Playing to the Write Beat
I’ve made my decision. I have played trombone in band for six years, about a third of my life. My best friends are in band. I found a family within the trombone section. Those boys are my brothers. The few girls are my sisters.
They make me laugh, and they make me cry. I watch over them like a big sister would, even the ones who are older than me. I’ve shouted along with the low-brass chants and have watched my section overtake CiCi’s during “section lunch,” when the whole trombone section eats together. I’ve never had more fun than I have had with the trombones. When I told them I was thinking about quitting, they all said I was making a mistake.
They wrestled the pink senior schedule sheet out of my hands and saw where I had erased the check mark by band. When I turned the sheet in without remarking band, they groaned and teasingly called me a quitter. Especially the sophomores and my two fellow juniors. We were going to be the three seniors next year, the “Three Aaa-migos,” since our names all start with the letter “A.” It makes me feel like I’m abandoning my family.
Now that my mind is made up, I think of all I’ve done in band. I’ve played six solos, been part of three first-division rated ensembles and participated in UIL concert band contests where we earned first-division ratings. I’ve marched in two award-winning shows and pushed props in another. I’ve been to every football game of my high school career. I’ve spent 12 hours every day in August for the past three summers marching outside in sweltering triple-digit temperatures during band camp. For three years in the fall, I’ve practiced for two hours after school.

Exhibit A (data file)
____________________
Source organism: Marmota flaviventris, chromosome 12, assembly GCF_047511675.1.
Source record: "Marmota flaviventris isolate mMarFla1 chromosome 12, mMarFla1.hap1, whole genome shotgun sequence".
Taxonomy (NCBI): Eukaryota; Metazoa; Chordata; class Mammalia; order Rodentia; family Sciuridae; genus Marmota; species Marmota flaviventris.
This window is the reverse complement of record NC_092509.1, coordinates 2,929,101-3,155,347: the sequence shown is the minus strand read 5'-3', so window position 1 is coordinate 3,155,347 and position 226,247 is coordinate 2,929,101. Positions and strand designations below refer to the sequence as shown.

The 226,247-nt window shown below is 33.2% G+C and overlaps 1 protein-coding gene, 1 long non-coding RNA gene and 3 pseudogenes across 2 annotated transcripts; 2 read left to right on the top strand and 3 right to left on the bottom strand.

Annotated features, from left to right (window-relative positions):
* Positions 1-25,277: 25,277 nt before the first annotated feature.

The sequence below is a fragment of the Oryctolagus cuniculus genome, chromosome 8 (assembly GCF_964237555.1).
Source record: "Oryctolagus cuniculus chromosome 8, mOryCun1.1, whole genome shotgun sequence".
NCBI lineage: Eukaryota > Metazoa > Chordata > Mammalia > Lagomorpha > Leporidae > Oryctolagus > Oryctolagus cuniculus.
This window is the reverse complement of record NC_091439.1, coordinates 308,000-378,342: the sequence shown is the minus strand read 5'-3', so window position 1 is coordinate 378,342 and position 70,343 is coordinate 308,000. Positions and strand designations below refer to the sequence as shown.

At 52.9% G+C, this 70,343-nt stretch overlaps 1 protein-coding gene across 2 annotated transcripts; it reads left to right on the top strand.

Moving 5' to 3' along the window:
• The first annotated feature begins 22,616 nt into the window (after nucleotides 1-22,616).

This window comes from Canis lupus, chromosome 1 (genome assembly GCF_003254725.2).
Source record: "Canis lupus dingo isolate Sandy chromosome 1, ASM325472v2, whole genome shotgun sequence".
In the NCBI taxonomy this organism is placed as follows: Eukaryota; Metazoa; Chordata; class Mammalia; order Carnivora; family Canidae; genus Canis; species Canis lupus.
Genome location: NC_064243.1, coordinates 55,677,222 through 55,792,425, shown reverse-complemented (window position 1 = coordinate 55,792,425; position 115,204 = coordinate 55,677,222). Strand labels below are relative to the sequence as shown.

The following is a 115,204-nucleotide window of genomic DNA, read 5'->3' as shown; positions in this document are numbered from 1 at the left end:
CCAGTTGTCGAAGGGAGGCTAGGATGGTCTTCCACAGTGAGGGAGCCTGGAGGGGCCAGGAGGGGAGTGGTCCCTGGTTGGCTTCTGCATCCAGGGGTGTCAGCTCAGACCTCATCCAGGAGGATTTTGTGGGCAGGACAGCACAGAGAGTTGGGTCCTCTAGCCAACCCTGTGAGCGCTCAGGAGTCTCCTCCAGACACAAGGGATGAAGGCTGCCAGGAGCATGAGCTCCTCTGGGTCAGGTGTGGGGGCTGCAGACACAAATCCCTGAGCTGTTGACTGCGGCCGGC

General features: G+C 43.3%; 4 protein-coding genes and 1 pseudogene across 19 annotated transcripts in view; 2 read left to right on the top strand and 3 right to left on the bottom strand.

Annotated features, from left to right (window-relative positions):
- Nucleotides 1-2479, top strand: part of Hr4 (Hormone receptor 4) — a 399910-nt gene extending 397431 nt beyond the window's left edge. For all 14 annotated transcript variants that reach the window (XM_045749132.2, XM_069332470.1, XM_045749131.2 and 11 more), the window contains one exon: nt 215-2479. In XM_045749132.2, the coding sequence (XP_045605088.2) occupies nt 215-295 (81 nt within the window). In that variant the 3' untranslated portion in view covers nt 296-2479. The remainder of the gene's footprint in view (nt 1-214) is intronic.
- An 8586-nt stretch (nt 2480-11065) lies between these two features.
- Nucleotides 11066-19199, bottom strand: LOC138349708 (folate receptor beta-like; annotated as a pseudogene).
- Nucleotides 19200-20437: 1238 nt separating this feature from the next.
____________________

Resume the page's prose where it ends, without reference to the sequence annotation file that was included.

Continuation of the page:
Every weekend in October and November each year, I’ve marched in competitions. I’m a 2012 State Champion. I’m a Grammy winner. I’m a 2013 Grand National Finalist. That feeling after finishing the last note of the closing song at the final performance, knowing that I’ve given the show everything I’ve got, is indescribable. All of the hours spent digging astro-turf out of my shoes, all of the moments when water was all I could think about, all of the days of constantly smelling like band – boy sweat and valve oil – have finally paid off.
The last note rings up to the top of the stadium, I slam my horn down, and tears begin to leak out of my eyes because we did it. We all finally did it. I’ve never felt more accomplished than I have during marching season. But something changed this year. I found something I loved more. Writing.
When I was exhausted from a rehearsal in the freezing rain, I’d write. When we were on a crowded bus ride home at 1 a.m. from a two-day long contest, I’d write. When all I wanted to do was rip off my gray and white uniform and throw my trombone off the tower in the band lot, I’d write. Lately, I’ve come to understand that the only reason I got through this year was because I could write.
And I realized something else. Why am I spending my time doing something else when I could be writing to be happy? Telling stories became my passion. Writing about the world and the people in it became my release, and I realized that writing is what I want to do with my life. Sometimes it takes leaving something you once loved to understand what’s best for your own happiness. Once you find your passion, follow it, even if you’ve spent years doing something else with your time.
There’s a point when you have to make a decision, cut your losses and decide not to worry about what anyone else says or thinks. There comes a point when you have to move on for your own good, not for anybody else. I’ve come to that decision. I don’t want to say that I’m quitting band. The word “quit” has such a negative connotation to it.
After all, I’ll always be a band kid at heart. But I’m a writer, too. The point is that sometimes hard decisions must be made. While good memories still linger, it’s time to make new memories and have new experiences. Following your dreams may mean leaving old passions behind.
It’s difficult to decide which side to take at a crossroads, but once you choose, keep moving forward. It’s where you’re meant to go.